http://larval-subjects.blogspot.com/2006/07/psychoanalysis-and-philosophy-social.html

My analyst's "interpretation" allowed the real of this situation to be named or brought into the symbolic, which had the effect of dislodging the symptom. The real, of course, persists. As Lacan's discourse of the master indicates:

S1-->S2
--...--
$.....a

A remainder, a, is produced in any act of signification, such that a, the real in this instance, is displaced elsewhere like instances of long division that always produce additional remainders no matter how far we go in dividing. However, while the real is ultimately ineradicable, it's certainly the case that some ways of relating to the real are more bearable than others.

I notice that Kenneth Rufo, over at Ghost in the Wire takes psychoanalysis to task for privileging the genetic in interpretation:

http://ghostinthewire.org/archives/2006/07/on_genetic_priv.php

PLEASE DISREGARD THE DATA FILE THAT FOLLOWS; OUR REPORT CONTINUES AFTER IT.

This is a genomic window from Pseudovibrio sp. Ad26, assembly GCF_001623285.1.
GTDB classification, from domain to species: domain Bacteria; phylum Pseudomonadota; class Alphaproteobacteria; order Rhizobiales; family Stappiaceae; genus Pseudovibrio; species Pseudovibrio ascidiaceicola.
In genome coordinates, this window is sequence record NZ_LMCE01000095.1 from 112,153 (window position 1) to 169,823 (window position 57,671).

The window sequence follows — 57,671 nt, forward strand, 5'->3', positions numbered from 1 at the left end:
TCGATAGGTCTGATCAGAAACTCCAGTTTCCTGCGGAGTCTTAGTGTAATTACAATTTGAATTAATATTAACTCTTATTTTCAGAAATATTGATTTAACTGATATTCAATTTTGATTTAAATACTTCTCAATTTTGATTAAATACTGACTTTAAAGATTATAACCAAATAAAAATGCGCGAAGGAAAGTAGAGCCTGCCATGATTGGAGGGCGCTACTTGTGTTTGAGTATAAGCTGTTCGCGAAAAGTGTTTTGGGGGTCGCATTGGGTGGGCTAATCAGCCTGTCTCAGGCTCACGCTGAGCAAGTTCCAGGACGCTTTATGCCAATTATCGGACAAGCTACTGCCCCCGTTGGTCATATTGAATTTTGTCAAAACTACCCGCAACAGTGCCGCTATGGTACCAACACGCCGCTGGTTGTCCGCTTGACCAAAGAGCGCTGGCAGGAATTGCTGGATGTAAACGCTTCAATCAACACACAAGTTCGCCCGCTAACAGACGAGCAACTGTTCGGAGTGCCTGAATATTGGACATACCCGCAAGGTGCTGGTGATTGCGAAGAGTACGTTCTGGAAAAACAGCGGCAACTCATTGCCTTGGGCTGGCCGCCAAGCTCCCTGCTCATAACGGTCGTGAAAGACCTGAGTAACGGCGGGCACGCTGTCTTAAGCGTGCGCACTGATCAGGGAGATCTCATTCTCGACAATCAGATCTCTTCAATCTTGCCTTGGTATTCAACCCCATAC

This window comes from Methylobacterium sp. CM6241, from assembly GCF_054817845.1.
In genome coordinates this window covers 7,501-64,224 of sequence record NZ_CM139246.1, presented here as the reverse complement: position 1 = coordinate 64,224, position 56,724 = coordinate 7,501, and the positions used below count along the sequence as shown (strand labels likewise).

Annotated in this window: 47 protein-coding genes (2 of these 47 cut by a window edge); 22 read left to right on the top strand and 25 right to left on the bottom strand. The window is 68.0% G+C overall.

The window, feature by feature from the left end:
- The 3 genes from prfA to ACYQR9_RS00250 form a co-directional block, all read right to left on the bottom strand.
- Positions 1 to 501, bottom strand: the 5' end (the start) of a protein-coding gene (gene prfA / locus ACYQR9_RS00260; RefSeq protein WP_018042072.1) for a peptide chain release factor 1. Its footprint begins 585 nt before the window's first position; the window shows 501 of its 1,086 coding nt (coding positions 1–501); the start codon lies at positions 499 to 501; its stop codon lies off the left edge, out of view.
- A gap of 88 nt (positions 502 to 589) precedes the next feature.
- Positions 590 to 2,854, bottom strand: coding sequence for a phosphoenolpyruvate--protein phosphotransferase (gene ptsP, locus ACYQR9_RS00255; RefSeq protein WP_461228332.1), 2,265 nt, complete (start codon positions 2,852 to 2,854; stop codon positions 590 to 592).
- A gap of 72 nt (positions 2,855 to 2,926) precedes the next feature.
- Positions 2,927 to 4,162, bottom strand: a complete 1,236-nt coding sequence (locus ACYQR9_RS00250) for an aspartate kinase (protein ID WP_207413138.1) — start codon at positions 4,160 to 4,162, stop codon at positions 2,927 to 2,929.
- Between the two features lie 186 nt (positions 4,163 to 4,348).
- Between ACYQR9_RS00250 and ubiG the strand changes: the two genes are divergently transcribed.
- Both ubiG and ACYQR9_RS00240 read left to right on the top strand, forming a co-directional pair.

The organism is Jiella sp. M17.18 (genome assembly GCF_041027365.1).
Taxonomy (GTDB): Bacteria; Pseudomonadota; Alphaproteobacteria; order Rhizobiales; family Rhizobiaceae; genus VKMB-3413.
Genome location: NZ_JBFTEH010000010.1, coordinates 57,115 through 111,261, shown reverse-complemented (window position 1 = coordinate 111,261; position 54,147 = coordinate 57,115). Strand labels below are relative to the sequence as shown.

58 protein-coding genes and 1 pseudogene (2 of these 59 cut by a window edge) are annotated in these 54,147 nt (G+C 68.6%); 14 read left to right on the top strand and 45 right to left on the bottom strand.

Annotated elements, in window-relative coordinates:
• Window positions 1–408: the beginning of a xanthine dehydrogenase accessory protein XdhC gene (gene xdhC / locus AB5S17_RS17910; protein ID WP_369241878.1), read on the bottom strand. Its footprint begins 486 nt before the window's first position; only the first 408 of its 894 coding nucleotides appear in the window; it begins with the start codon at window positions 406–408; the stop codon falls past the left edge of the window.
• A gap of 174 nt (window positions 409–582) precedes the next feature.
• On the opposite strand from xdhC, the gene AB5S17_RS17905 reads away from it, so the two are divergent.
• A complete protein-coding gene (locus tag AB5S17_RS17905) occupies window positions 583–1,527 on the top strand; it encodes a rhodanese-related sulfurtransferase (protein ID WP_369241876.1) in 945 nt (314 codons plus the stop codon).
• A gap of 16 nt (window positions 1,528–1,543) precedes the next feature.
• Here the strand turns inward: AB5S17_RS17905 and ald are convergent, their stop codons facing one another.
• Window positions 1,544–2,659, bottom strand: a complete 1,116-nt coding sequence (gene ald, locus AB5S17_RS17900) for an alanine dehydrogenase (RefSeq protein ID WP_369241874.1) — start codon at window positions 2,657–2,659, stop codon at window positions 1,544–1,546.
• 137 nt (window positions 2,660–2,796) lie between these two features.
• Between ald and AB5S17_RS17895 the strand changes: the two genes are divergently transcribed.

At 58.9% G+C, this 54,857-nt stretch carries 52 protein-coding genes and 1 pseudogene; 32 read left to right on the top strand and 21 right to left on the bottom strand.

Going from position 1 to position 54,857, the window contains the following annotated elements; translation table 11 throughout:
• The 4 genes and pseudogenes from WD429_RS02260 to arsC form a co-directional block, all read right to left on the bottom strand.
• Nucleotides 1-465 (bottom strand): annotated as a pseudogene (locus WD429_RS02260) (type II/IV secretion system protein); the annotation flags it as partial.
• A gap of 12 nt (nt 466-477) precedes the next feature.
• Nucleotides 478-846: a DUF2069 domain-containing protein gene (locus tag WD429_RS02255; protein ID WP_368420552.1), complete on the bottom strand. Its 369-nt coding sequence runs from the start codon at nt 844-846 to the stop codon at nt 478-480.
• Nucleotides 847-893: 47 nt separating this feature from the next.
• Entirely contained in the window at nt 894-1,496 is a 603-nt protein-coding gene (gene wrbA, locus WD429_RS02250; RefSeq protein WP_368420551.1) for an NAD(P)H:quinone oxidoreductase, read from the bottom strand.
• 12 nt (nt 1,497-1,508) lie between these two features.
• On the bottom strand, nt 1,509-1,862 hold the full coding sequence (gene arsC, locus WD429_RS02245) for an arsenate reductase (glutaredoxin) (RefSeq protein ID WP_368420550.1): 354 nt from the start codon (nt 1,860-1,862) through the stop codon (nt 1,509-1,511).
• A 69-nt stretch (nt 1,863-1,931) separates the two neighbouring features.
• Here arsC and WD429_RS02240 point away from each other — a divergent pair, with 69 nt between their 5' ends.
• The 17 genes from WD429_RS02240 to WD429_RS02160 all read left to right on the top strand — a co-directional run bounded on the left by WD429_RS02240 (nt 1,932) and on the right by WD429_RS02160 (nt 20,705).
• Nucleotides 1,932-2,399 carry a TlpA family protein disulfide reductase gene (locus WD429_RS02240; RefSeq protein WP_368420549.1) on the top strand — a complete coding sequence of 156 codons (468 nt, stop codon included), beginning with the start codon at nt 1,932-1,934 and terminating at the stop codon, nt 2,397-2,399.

It seems to me that this is based on a misconception of what actually goes on in the psychoanalytic clinic. First, psychoanalysis works with whatever material the analysand produces. It is not unusual to encounter analysands that don't talk of their past at all. Second, even in those instances where the analysand's discourse revolves heavily around the past, this past is something that is being *produced* apres coup or retroactively, not the hidden truth of psychic structures. It is something that will have been, not something that is. Lacan goes so far as to argue that the symptom itself is produced in the course of analysis, as opposed to being something that is already there. This, I think, markedly distinguishes Lacan's conception of analysis from Freud's. Finally, third, a proper psychoanalytic interpretation is an *act* not an attempt to *reveal the truth* of the symptom. Lacan argued that a good interpretation is judged not by whether it accurately represents the truth or whether the analysand consciously agrees with it, but by the *effects* that it produces (emergence of new material, shifts in fantasies, changes in symptoms). Along these lines, Lacan spent a good deal of time examining Stoic logic and contemporary propositional logic, focusing especially on the law of modus ponens (p-->q, p, therefore q). What fascinated Lacan about modes ponens is that the antecendent can be false, but if the consequent is true then the entire proposition is treated as true. In analytic terms, an interpretation can be false, but it can produce true consequences, which establishes the truth of the interpretation retroactively, even though not a true representation of reality.